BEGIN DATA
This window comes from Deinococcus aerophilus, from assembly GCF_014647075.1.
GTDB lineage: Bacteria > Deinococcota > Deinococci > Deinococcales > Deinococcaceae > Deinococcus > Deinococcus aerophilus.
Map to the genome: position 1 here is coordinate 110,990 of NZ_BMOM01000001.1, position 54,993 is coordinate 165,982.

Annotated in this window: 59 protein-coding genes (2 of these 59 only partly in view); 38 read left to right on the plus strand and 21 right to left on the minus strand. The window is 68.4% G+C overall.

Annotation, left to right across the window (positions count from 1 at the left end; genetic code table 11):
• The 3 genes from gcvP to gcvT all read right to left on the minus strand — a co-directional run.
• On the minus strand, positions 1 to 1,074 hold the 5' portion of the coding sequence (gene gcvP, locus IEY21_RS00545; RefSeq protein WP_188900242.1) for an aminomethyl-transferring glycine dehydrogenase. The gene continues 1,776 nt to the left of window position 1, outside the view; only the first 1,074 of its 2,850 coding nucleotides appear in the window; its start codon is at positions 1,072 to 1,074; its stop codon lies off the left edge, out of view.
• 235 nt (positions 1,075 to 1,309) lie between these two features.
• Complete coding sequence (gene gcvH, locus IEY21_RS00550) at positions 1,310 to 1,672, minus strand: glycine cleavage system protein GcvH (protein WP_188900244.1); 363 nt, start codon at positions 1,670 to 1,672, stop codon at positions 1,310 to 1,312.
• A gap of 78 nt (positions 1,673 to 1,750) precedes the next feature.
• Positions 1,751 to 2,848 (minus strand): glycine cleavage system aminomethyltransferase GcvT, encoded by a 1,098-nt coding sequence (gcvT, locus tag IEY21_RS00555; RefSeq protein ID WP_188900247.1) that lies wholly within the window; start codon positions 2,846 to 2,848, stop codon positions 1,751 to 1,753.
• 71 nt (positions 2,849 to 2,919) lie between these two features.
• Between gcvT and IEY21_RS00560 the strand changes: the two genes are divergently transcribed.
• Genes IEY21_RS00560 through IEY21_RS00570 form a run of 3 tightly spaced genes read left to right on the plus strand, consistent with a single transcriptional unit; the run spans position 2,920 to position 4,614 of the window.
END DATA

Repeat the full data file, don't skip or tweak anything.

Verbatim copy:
This window comes from Deinococcus aerophilus, from assembly GCF_014647075.1.
GTDB lineage: Bacteria > Deinococcota > Deinococci > Deinococcales > Deinococcaceae > Deinococcus > Deinococcus aerophilus.
Map to the genome: position 1 here is coordinate 110,990 of NZ_BMOM01000001.1, position 54,993 is coordinate 165,982.

Annotated in this window: 59 protein-coding genes (2 of these 59 only partly in view); 38 read left to right on the plus strand and 21 right to left on the minus strand. The window is 68.4% G+C overall.

Annotation, left to right across the window (positions count from 1 at the left end; genetic code table 11):
• The 3 genes from gcvP to gcvT all read right to left on the minus strand — a co-directional run.
• On the minus strand, positions 1 to 1,074 hold the 5' portion of the coding sequence (gene gcvP, locus IEY21_RS00545; RefSeq protein WP_188900242.1) for an aminomethyl-transferring glycine dehydrogenase. The gene continues 1,776 nt to the left of window position 1, outside the view; only the first 1,074 of its 2,850 coding nucleotides appear in the window; its start codon is at positions 1,072 to 1,074; its stop codon lies off the left edge, out of view.
• 235 nt (positions 1,075 to 1,309) lie between these two features.
• Complete coding sequence (gene gcvH, locus IEY21_RS00550) at positions 1,310 to 1,672, minus strand: glycine cleavage system protein GcvH (protein WP_188900244.1); 363 nt, start codon at positions 1,670 to 1,672, stop codon at positions 1,310 to 1,312.
• A gap of 78 nt (positions 1,673 to 1,750) precedes the next feature.
• Positions 1,751 to 2,848 (minus strand): glycine cleavage system aminomethyltransferase GcvT, encoded by a 1,098-nt coding sequence (gcvT, locus tag IEY21_RS00555; RefSeq protein ID WP_188900247.1) that lies wholly within the window; start codon positions 2,846 to 2,848, stop codon positions 1,751 to 1,753.
• 71 nt (positions 2,849 to 2,919) lie between these two features.
• Between gcvT and IEY21_RS00560 the strand changes: the two genes are divergently transcribed.
• Genes IEY21_RS00560 through IEY21_RS00570 form a run of 3 tightly spaced genes read left to right on the plus strand, consistent with a single transcriptional unit; the run spans position 2,920 to position 4,614 of the window.